Keep an eye out for my review on February 1st as part of the blog tour and an interview with Carol and giveaway of the book the week of publication.
Buy the book*

The Long, Long Afternoon by Inga Vesper

Published: February 4th
Publisher: Manilla Press
Genre: Mystery, Thriller, Historical Fiction, Historical Mystery

SYNOPSIS:
Yesterday, I kissed my husband for the last time . . .

It’s the summer of 1959, and the well-trimmed lawns of Sunnylakes, California, wilt under the sun. At some point during the long, long afternoon, Joyce Haney, wife, mother, vanishes from her home, leaving behind two terrified children and a bloodstain on the kitchen floor.

While the Haney’s neighbours get busy organising search parties, it is Ruby Wright, the family’s ‘help’, who may hold the key to this unsettling mystery. Ruby knows more about the secrets behind Sunnylakes’ starched curtains than anyone, and it isn’t long before the detective in charge of the case wants her help. But what might it cost her to get involved? In these long hot summer afternoons, simmering with lies, mistrust and prejudice, it could only take one spark for this whole ‘perfect’ world to set alight . . .

A beguiling, deeply atmospheric debut novel from the cracked heart of the American Dream, The Long, Long Afternoon is at once a page-turning mystery and an intoxicating vision of the ways in which women everywhere are diminished, silenced and ultimately under-estimated.

WHY I’M ANTICIPATING THIS BOOK:
Historical Fiction merged with mystery? My ideal book! This is one of the debuts of 2021 I’m most excited about and it featured in my 21 Books In 21 -The Debuts list.
Keep an eye out for my review on February 2nd as part of the blog tour.
Buy the book*

The Shadow Man by Helen Fields

Published: February 4th
Publisher: Avon Books
Genre: Mystery, Thriller, Crime Fiction

SYNOPSIS:
He collects his victims. But he doesn’t keep them safe.

Elspeth, Meggy and Xavier are locked in a flat. They don’t know where they are, and they don’t know why they’re there. They only know that the shadow man has taken them, and he won’t let them go.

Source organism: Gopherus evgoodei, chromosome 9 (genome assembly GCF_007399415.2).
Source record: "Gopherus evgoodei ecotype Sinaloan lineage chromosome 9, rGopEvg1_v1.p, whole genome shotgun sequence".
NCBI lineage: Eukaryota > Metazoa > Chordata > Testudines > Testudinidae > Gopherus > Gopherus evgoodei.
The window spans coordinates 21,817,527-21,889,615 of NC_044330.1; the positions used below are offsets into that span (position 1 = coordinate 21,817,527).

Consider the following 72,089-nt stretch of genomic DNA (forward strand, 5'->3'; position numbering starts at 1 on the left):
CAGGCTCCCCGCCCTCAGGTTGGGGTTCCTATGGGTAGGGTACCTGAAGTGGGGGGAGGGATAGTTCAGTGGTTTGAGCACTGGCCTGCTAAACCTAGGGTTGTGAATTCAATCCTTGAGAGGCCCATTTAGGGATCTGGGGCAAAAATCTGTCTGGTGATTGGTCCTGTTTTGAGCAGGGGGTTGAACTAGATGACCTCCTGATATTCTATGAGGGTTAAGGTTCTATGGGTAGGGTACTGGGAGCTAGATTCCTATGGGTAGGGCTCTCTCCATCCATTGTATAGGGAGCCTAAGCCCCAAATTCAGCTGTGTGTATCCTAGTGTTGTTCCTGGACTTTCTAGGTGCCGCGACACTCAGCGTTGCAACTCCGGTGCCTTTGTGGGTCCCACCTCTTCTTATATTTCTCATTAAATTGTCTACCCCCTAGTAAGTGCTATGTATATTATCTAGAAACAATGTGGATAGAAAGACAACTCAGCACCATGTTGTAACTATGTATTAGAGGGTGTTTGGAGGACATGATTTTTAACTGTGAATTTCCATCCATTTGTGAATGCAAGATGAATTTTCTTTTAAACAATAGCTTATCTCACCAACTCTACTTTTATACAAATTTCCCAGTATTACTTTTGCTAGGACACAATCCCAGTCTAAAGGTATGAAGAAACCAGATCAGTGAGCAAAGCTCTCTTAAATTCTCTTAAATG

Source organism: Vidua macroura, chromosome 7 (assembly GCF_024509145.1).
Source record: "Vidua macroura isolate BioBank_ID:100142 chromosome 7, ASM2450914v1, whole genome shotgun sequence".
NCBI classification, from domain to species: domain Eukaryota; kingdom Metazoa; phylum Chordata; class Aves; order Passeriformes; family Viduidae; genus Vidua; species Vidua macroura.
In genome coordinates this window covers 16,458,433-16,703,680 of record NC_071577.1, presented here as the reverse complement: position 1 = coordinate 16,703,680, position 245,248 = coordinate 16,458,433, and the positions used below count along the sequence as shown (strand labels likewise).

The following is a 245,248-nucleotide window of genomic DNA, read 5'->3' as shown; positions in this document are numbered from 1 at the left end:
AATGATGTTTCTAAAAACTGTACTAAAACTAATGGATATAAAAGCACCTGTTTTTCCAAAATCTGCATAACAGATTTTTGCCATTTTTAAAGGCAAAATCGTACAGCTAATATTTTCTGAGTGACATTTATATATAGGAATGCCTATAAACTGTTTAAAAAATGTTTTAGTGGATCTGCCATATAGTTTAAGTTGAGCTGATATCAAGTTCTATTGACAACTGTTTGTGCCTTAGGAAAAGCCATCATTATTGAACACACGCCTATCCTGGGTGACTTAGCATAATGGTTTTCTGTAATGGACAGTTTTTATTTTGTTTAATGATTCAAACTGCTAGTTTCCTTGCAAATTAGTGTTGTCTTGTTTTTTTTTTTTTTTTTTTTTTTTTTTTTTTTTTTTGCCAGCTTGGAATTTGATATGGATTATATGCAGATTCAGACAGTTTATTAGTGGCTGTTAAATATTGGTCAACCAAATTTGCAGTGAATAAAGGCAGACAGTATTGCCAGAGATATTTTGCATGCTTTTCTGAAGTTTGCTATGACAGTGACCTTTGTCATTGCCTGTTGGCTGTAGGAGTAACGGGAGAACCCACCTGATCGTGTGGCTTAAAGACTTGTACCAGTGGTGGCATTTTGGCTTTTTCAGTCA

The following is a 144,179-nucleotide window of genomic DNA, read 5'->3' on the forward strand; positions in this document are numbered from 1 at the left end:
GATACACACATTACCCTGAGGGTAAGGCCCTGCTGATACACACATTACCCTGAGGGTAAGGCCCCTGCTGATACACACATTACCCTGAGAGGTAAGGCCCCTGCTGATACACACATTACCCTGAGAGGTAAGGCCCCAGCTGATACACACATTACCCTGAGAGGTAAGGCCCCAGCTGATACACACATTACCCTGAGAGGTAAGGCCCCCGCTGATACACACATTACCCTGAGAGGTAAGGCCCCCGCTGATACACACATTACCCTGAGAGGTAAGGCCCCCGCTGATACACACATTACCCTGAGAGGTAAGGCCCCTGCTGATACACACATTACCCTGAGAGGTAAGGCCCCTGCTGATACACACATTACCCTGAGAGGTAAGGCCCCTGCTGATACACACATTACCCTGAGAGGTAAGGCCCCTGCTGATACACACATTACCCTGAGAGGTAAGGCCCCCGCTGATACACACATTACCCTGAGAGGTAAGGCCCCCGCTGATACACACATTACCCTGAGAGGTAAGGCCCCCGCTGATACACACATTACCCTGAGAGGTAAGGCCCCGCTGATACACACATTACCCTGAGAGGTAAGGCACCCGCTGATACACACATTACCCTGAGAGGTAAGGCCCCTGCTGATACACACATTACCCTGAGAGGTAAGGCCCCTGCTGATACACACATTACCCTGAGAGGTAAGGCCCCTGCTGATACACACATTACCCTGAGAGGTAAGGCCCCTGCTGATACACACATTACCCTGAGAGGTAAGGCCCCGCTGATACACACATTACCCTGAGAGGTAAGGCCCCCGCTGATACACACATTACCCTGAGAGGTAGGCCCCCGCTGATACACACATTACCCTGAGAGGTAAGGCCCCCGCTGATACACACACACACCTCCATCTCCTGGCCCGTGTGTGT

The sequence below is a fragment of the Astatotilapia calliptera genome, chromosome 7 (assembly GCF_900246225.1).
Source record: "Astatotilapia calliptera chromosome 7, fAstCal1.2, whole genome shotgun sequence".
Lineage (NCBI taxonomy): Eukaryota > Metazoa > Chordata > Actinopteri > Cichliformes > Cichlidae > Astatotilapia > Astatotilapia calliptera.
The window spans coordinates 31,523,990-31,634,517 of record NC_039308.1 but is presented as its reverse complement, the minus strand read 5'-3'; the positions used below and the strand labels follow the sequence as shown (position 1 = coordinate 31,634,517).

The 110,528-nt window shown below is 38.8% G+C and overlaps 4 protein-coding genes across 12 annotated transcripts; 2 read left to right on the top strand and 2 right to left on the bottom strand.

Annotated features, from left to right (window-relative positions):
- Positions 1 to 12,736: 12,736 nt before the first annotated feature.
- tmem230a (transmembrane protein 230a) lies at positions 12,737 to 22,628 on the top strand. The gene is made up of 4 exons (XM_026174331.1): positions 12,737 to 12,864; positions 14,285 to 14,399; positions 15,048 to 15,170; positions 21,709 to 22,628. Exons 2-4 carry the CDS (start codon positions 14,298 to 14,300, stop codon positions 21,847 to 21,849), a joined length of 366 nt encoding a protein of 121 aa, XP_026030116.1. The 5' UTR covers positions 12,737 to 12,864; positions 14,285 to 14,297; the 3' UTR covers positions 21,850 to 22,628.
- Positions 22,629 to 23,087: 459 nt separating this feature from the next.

Desperate to escape, the three of them must find a way out of their living hell, even if it means uncovering a very dark truth.
 
Because the shadow man isn’t a nightmare. He’s all too real.
 
And he’s watching.

WHY I’M ANTICIPATING THIS BOOK:
Helen has been a crime fiction favourite since I discovered her Perfect series in 2018. This standalone is one of the most exhilarating and spine-tingling thrillers I’ve read in a long time. It’s one not to be missed.
Buy the book*

The Art of Death by David Fennell

Published: February 4th
Publisher: Zaffre
Genre: Mystery, Thriller, Suspense, Crime Fiction, Police Procedural

SYNOPSIS:
Death is an art, and he is the master . . .

Three glass cabinets appear in London’s Trafalgar Square containing a gruesome art installation: the floating corpses of three homeless men. Shock turns to horror when it becomes clear that the bodies are real.

The cabinets are traced to @nonymous – an underground artist shrouded in mystery who makes a chilling promise: MORE WILL FOLLOW.

Eighteen years ago, Detective Inspector Grace Archer escaped a notorious serial killer. Now, she and her caustic DS, Harry Quinn, must hunt down another.

As more bodies appear at London landmarks and murders are livestreamed on social media, their search for @nonymous becomes a desperate race against time. But what Archer doesn’t know is that the killer is watching their every move – and he has his sights firmly set on her . . .